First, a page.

Moving beyond the function of the health behaviour: the effect of message frame on behavioural decision-making

Psychol Health. 2010 Sep;25(7):821-38. doi: 10.1080/08870440902893708.


Health messages that provide gain- or loss-framed arguments have a differential impact on behavioural decision-making (Rothman & Salovey, 1997). Typically, gain-framed messages more effectively promote preventive health behaviours, which maintain health and minimise the risk of a health problem, whereas loss-framed messages more effectively promote detection behaviours, which involve the risk of finding a health problem. Two experiments tested the thesis that the risk implications of the behaviour are an important determinant of the persuasive impact of gain- and loss-framed appeals. Results revealed that when the risk associated with a health behaviour (either a prevention behaviour in Experiment 1 or a detection behaviour in Experiment 2) was low, participants responded more favourably to gain-framed messages. However, when the risk associated with the health behaviour (either prevention or detection) was high, participants responded more favourably to loss-framed messages. Discussion focuses on the importance of taking into account how individuals construe a behaviour when constructing framed appeals.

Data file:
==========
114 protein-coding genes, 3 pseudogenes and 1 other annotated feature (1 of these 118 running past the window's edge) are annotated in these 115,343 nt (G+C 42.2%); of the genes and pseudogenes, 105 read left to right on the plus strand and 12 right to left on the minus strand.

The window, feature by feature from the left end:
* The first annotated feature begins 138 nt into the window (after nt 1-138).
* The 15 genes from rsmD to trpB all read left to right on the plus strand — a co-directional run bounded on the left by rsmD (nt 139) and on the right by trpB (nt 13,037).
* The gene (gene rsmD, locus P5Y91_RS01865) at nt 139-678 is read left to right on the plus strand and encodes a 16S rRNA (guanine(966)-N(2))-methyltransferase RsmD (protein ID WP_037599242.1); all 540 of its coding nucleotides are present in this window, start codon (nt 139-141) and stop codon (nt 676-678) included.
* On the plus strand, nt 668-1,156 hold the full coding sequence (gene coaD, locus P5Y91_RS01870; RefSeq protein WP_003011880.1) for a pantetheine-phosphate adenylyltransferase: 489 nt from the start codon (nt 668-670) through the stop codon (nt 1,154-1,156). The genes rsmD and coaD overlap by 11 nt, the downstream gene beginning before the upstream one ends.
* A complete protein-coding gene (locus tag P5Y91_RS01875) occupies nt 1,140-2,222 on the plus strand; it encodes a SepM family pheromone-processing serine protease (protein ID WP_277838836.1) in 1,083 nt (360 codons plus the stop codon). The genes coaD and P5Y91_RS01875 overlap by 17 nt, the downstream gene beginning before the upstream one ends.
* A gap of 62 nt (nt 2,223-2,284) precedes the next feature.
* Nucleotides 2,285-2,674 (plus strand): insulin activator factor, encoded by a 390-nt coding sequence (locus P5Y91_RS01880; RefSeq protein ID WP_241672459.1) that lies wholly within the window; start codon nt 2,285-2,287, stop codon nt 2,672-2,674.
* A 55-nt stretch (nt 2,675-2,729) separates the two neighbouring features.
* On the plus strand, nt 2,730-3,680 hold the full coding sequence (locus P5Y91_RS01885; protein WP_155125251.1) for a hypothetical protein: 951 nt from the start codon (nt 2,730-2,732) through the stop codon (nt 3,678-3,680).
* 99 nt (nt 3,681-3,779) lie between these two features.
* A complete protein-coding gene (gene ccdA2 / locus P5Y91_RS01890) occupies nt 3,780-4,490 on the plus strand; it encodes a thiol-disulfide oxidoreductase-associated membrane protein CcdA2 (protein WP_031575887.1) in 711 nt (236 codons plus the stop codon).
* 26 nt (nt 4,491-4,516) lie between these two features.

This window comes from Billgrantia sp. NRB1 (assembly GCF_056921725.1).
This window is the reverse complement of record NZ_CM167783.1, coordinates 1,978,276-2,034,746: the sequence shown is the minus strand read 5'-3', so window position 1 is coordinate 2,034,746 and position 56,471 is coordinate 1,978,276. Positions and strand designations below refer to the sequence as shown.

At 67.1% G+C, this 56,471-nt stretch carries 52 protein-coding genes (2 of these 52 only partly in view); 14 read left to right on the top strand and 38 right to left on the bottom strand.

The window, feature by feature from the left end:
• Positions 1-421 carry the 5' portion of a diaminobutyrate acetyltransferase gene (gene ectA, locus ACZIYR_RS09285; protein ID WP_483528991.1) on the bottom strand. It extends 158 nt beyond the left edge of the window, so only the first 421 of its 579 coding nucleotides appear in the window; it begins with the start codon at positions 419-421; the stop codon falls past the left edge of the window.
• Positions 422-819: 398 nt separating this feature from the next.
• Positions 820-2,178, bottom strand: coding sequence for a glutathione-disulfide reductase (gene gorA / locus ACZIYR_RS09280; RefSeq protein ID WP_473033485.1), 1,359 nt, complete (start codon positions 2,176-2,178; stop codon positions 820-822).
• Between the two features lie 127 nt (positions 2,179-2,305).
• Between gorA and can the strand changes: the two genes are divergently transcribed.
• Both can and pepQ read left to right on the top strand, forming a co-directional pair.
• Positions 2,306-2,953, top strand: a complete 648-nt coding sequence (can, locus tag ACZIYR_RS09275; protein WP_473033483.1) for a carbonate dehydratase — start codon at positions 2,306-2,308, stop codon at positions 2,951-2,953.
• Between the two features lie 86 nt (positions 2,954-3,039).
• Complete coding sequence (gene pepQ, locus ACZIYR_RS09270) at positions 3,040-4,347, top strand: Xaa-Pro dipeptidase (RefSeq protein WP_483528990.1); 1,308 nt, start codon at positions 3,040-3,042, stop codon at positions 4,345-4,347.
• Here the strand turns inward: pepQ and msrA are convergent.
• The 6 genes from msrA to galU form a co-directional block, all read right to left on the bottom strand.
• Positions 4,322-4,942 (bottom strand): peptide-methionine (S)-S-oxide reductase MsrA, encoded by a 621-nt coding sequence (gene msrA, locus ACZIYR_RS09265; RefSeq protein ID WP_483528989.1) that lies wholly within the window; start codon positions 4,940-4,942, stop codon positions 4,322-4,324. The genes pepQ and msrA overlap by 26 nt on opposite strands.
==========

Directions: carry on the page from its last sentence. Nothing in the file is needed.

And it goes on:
Publication types

  • Randomized Controlled Trial

MeSH terms

  • Attitude to Health
  • Decision Making*
  • Female
  • Health Behavior*
  • Health Communication*
  • Humans
  • Male
  • Persuasive Communication
  • Risk*
  • West Nile Virus Vaccines


  • West Nile Virus Vaccines